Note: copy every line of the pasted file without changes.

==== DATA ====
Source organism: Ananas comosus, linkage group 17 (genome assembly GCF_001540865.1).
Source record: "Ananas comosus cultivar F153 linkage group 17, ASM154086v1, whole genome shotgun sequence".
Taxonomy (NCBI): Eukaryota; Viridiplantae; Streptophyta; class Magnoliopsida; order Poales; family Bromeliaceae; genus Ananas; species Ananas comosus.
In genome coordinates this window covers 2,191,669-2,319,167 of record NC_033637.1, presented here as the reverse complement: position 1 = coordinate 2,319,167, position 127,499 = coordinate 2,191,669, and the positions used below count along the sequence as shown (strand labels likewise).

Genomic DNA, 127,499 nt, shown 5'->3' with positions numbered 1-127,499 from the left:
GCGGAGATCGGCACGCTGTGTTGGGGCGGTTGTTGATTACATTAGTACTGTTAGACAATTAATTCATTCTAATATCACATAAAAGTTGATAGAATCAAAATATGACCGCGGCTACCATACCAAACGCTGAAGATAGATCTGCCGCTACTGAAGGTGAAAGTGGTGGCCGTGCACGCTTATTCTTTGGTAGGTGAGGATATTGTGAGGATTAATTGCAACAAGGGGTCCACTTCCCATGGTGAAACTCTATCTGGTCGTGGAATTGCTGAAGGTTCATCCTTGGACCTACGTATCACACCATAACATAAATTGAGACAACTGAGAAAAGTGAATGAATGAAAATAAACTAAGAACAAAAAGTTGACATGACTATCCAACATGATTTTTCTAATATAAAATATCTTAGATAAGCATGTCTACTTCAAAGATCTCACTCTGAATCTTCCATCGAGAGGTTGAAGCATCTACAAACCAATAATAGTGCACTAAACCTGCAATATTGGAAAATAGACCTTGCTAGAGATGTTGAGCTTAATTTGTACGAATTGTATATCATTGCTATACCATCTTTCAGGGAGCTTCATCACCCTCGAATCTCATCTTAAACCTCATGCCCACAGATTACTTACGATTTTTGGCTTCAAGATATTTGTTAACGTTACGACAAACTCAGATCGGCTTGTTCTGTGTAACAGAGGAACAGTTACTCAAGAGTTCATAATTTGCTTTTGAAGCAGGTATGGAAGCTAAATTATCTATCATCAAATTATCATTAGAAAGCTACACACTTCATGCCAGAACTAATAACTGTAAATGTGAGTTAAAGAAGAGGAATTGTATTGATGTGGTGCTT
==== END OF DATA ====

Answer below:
Source organism: Ananas comosus, linkage group 17 (genome assembly GCF_001540865.1).
Source record: "Ananas comosus cultivar F153 linkage group 17, ASM154086v1, whole genome shotgun sequence".
Taxonomy (NCBI): Eukaryota; Viridiplantae; Streptophyta; class Magnoliopsida; order Poales; family Bromeliaceae; genus Ananas; species Ananas comosus.
In genome coordinates this window covers 2,191,669-2,319,167 of record NC_033637.1, presented here as the reverse complement: position 1 = coordinate 2,319,167, position 127,499 = coordinate 2,191,669, and the positions used below count along the sequence as shown (strand labels likewise).

Genomic DNA, 127,499 nt, shown 5'->3' with positions numbered 1-127,499 from the left:
GCGGAGATCGGCACGCTGTGTTGGGGCGGTTGTTGATTACATTAGTACTGTTAGACAATTAATTCATTCTAATATCACATAAAAGTTGATAGAATCAAAATATGACCGCGGCTACCATACCAAACGCTGAAGATAGATCTGCCGCTACTGAAGGTGAAAGTGGTGGCCGTGCACGCTTATTCTTTGGTAGGTGAGGATATTGTGAGGATTAATTGCAACAAGGGGTCCACTTCCCATGGTGAAACTCTATCTGGTCGTGGAATTGCTGAAGGTTCATCCTTGGACCTACGTATCACACCATAACATAAATTGAGACAACTGAGAAAAGTGAATGAATGAAAATAAACTAAGAACAAAAAGTTGACATGACTATCCAACATGATTTTTCTAATATAAAATATCTTAGATAAGCATGTCTACTTCAAAGATCTCACTCTGAATCTTCCATCGAGAGGTTGAAGCATCTACAAACCAATAATAGTGCACTAAACCTGCAATATTGGAAAATAGACCTTGCTAGAGATGTTGAGCTTAATTTGTACGAATTGTATATCATTGCTATACCATCTTTCAGGGAGCTTCATCACCCTCGAATCTCATCTTAAACCTCATGCCCACAGATTACTTACGATTTTTGGCTTCAAGATATTTGTTAACGTTACGACAAACTCAGATCGGCTTGTTCTGTGTAACAGAGGAACAGTTACTCAAGAGTTCATAATTTGCTTTTGAAGCAGGTATGGAAGCTAAATTATCTATCATCAAATTATCATTAGAAAGCTACACACTTCATGCCAGAACTAATAACTGTAAATGTGAGTTAAAGAAGAGGAATTGTATTGATGTGGTGCTT